Wednesday, 21 October 2015

Chopin, Poetry and Anne Stevenson's 'Elegy'

Fryderyk Chopin - by Maria Wodzińska, 1835

Life seems to have been distracting and distracted of late, and I had to follow a thought down the rabbit hole to find something to write about tonight.

I played the piano pretty seriously for about ten years in my childhood and teens - starting with the spinet or harpsichord, because unusually, my parents had one at home. (It had been my grandfather's, and when my father's family lived in Calgary, the orchestra used to borrow it.) The harpsichord will limit you to Renaissance and Baroque music, as beautiful as it is, and eventually I moved on to the piano.

I was the piano student who had talent but would probably have done better had she practised more. I still did reasonably well, but I can't help wondering if my teacher slightly regretted introducing me to the great Polish composer Chopin in the last few years that I was actively playing. I already knew his music up to a point and was keen to trying playing it. As it turned out, I loved playing Chopin so much that I didn't really want to play anything else. (This wouldn't have been a problem but for the fact that I was practicing for exams where only playing Chopin wasn't an option.) The Nocturnes hit me particularly hard. Some of them were far too difficult for me, but I gave quite a few of them a go, and some with success - along with some Preludes and Etudes.

Fryderyk Chopin is the poet of the piano. It was his medium, like no one else's. There is an extreme purity of emotion in his music which often overwhelms me. It's the tightrope walk between beauty and despair, over the abyss.

My father and I were watching a Chopin documentary together when I was in Canada, and this led to me writing a poem which rather strangely was both about Chopin and about Urbain Le Verrier, the French mathematician who predicted the existence of Neptune. Chopin mentioned Le Verrier in one of his letters. I was already thinking of writing a poem on the subject of Space, which I had been requested to do for my reading with The Quiet Compere (which took place last week in Hackney). Chopin and Le Verrier proved to be the subject of my poem, in the end.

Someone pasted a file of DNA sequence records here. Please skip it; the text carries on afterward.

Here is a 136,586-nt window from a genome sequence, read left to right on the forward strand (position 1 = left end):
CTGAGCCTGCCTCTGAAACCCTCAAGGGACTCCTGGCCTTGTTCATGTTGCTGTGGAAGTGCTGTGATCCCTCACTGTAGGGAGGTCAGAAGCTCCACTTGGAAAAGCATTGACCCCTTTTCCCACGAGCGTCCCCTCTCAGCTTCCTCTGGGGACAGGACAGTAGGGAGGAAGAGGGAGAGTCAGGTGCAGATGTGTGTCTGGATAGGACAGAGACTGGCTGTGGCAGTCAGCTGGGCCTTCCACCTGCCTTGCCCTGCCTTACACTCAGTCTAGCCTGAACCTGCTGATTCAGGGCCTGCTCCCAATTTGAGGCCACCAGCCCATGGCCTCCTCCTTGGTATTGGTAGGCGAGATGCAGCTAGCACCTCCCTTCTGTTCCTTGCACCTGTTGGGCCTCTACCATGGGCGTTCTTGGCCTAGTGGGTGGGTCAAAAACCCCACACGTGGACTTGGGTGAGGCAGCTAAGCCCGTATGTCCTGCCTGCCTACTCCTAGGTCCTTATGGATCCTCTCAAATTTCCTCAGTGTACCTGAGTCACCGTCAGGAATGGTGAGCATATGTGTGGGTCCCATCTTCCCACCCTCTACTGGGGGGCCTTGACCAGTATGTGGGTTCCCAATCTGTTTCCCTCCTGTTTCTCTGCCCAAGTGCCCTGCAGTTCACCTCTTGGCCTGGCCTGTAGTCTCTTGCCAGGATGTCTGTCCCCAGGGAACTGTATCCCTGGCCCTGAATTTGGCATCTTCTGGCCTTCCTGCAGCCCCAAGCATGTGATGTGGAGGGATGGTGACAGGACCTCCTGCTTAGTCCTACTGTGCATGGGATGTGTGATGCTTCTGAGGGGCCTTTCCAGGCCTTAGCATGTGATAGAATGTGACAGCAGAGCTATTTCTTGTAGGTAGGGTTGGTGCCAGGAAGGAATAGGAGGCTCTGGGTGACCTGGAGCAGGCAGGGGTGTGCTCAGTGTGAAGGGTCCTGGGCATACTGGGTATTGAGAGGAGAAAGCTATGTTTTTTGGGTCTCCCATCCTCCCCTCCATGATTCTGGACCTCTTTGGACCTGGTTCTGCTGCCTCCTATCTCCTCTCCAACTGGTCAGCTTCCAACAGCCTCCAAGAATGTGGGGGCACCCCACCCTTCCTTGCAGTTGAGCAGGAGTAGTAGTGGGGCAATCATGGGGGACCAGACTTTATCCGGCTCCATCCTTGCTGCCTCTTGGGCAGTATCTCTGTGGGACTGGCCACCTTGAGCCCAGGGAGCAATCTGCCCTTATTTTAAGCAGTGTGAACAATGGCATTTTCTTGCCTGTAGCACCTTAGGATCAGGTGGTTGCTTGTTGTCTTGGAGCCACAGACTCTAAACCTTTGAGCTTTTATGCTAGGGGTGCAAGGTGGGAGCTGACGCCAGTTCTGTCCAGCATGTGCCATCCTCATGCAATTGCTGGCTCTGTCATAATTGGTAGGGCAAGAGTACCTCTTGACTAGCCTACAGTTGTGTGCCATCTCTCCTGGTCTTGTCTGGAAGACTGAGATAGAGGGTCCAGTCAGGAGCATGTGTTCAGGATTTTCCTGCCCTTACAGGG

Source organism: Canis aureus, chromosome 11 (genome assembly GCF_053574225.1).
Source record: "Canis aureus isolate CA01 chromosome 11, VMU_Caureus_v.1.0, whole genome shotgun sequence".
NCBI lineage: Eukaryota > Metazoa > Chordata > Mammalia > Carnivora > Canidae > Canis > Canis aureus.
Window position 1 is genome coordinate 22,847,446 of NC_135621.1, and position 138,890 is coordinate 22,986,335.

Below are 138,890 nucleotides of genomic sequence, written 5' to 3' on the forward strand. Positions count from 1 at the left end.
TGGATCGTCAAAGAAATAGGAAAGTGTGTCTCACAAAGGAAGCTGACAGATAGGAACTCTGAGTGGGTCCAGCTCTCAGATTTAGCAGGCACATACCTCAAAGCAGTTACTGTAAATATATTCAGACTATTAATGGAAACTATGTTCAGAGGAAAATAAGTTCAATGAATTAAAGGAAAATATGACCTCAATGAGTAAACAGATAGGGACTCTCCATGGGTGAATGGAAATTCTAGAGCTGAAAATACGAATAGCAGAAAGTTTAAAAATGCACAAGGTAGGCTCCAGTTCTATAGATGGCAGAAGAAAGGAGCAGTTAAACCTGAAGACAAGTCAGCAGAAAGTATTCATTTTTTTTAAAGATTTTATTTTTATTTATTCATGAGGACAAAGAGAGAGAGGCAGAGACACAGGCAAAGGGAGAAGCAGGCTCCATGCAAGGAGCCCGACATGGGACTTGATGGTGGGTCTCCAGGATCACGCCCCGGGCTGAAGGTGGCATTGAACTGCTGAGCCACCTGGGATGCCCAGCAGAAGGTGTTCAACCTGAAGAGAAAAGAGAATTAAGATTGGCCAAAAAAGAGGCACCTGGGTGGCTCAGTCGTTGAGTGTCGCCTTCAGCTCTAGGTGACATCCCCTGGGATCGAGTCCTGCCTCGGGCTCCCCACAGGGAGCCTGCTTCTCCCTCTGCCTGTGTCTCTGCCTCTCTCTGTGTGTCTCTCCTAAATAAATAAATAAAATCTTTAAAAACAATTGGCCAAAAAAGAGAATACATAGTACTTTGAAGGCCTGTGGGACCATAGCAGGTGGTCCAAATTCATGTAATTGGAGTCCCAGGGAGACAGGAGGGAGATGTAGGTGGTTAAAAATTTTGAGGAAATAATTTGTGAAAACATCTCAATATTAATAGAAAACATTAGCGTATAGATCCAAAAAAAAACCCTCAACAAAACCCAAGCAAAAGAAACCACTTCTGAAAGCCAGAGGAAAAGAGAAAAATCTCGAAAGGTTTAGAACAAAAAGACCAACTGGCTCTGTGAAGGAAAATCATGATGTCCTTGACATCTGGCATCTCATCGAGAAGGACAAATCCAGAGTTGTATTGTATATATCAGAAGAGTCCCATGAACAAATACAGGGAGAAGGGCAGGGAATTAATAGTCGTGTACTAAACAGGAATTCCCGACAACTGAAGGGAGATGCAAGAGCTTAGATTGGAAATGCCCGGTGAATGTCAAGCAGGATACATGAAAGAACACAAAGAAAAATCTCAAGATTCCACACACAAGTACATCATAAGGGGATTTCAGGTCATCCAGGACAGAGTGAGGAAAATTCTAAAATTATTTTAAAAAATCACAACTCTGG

Tonight, I thought I would see if there is poetry about Chopin. There is, but perhaps not a great deal or not specifically about him. But then I found this very moving 'Elegy' by Anne Stevenson about her logical, rational father's passion for the piano. The tension - or the beauty of the balance - between logic and emotion is also something I have been thinking about lately.


  1. If you have a chance to read The Last Report on the Miracles at Little No Horse , by Louise Erdrich, you might find some curiously satisfying passages, which verge on poetry --and they are inspired by Chopin.

    ...The Brahms she played was thoughtful, the Schubert confounding. The Debussy she sneaked in between the covers of a Bach Mass was all contrived nature and yet as gorgeous as a meadowlark. Beethoven contained all messages, but her crescendos lacked conviction. However, when it came to the Chopin, she did not use the flowery ornamentation or the endless trills and insipid floribunda of so many of her day. Her playing was of the utmost sincerity.

    And Chopin, played simply, devastates the heart....

    --Louise Erdrich, The Last Report on the Miracles at Little No Horse

    1. Thank you! That sounds very interesting. I like "Chopin, played simply, devastates the heart". In the documentary I was watching, some of the pianists were saying that modern players sometimes perform him with too much force, which overwhelms the pure emotion in the music as it is written and makes it "too much".